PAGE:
Lyrically, “Love Me Tender” is Elvis asking for full love and devotion from his special someone with lines that look like they come straight out of a Hallmark card, “Love me tender, love me true/All my dreams fulfilled/For my darling I love you/And I always will.” I normally find myself averse to this kind of cliché-ridden devotion song but here it works for me. A big part of it is Elvis himself who’s one of those singers that can make even the tritest and overused expression sound meaningful and profound. True to the song’s title, Elvis sings “Love Me Tender” with lots of tenderness and sensitivity in his voice. When he sings about how this person makes his life complete and will always love them, I believe him. 

The production on “Love Me Tender” is a big change from previous Elvis songs in how sparse it sounds. Even “Heartbreak Hotel” wasn’t this sparse. Unlike the rest of Elvis’ songs, Elvis did not record it with his usual band as Love Me Tender’s producer David Weisbart wouldn’t allow them to record with him for the movie and brought in members of the Ken Darby Trio to record with Elvis on the film’s soundstage at 20th Century Fox. Aside from Elvis, the song’s carried by an acoustic guitar and comforting backing vocals that largely stay in the background of the mix giving space for Elvis’ singing rather than overwhelming him. This turned out to be the right move here helping to bring more attention to his delivery and lyrics.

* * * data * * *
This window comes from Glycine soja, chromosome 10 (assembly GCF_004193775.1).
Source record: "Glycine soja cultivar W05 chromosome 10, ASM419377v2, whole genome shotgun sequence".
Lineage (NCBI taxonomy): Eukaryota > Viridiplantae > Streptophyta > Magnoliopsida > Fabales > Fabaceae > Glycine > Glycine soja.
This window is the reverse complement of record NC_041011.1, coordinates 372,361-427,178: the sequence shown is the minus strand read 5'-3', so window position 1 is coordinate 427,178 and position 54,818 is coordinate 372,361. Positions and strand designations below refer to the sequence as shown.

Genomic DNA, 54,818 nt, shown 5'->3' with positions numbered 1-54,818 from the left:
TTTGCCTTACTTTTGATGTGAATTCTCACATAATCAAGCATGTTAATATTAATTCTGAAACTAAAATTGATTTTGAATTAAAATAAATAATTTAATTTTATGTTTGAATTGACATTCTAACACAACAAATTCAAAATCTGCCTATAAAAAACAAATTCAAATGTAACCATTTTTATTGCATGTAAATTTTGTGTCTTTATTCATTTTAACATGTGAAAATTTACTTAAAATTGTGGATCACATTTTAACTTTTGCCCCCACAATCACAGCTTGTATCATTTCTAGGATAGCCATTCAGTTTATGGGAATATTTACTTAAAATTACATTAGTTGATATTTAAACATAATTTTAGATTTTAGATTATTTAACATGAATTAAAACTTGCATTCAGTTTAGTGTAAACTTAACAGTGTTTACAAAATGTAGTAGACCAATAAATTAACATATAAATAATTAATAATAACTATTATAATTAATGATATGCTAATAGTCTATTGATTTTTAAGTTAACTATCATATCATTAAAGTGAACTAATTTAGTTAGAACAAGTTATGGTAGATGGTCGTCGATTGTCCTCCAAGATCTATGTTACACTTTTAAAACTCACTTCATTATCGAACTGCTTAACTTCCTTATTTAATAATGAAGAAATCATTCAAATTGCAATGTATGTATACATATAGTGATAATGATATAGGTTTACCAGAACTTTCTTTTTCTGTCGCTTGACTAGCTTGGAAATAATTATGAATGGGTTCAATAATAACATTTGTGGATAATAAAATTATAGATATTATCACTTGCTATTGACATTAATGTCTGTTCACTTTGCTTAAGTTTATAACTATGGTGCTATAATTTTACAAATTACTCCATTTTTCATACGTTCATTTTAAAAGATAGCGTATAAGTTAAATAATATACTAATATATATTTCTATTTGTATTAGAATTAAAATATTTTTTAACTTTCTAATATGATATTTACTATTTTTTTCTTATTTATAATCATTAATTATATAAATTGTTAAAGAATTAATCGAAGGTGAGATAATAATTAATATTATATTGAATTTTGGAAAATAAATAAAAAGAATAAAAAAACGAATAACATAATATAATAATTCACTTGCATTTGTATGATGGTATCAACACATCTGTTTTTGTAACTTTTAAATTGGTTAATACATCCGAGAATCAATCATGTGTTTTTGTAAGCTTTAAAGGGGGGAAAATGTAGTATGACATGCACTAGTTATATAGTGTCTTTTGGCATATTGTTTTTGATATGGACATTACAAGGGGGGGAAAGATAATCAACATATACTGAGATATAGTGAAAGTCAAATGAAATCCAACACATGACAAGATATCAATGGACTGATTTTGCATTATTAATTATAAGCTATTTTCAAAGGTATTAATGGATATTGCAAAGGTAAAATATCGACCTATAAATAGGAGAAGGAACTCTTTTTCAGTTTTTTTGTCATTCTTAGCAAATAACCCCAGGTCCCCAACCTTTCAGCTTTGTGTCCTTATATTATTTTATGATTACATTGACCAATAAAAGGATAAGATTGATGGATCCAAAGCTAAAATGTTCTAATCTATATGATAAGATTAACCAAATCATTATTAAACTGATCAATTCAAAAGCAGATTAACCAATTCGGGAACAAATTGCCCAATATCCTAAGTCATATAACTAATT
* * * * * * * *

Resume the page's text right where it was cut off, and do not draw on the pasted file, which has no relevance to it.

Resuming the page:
“Love Me Tender” got its national debut a few weeks before its single release when he made his debut appearance on the Ed Sullivan Show. Ed Sullivan had been firmly against having Elvis on his top-rated family variety show but he soon proved too big to ignore booking Elvis on for three shows the first being on September 9th. In introducing “Love Me Tender,” Elvis noted how big of a departure it was for what he had been doing up to that point while going into corporate promotion mode for the movie. The stage is dark as Elvis sings with some girls in the audience screaming and swooning before letting out their excitement at the end. 60 million Americans wound up watching Elvis’ first Ed Sullivan performance, over 80 percent of the TV audience at the time. 

The buzz from the Ed Sullivan performance caused an avalanche of requests for “Love Me Tender” with RCA getting more than a million order requests in advance for the single helping it go gold right on release. This would be Elvis’ final #1 of 1956, the end of one of the most impressive debut years of any pop star, but that hot streak was not about to slow down anytime soon going into 1957.

GRADE: 7/10

BONUS BEATS: Here’s John Stamos singing a bit of “Love Me Tender” on a 1987 Full House episode:

BONUS BONUS BEATS: Here’s Ol’ Dirty Bastard quoting a bit from “Love Me Tender” on his 1999 track “Cold Blooded”:

(Ol’ Dirty Bastard’s highest-charting single as a lead artist is 1999’s Kelis collab “Got Your Money” which peaked at #33. As a guest, he peaked at #15 with 1998’s Myá and Pras collab “Ghetto Supastar (That Is What You Are).” He also participated in the remix for Mariah Carey’s massive 1995 #1 “Fantasy” which didn’t count in its chart success but is just as well known and as much of a banger as the original.)

BONUS BONUS BONUS BEATS: Here’s the largely faithful cover of “Love Me Tender” that Norah Jones recorded for the 2004 movie The Princess Diaries 2: Royal Engagement:

(Norah Jones’ highest-charting single, 2002’s “Don’t Know Why,” peaked at #30.)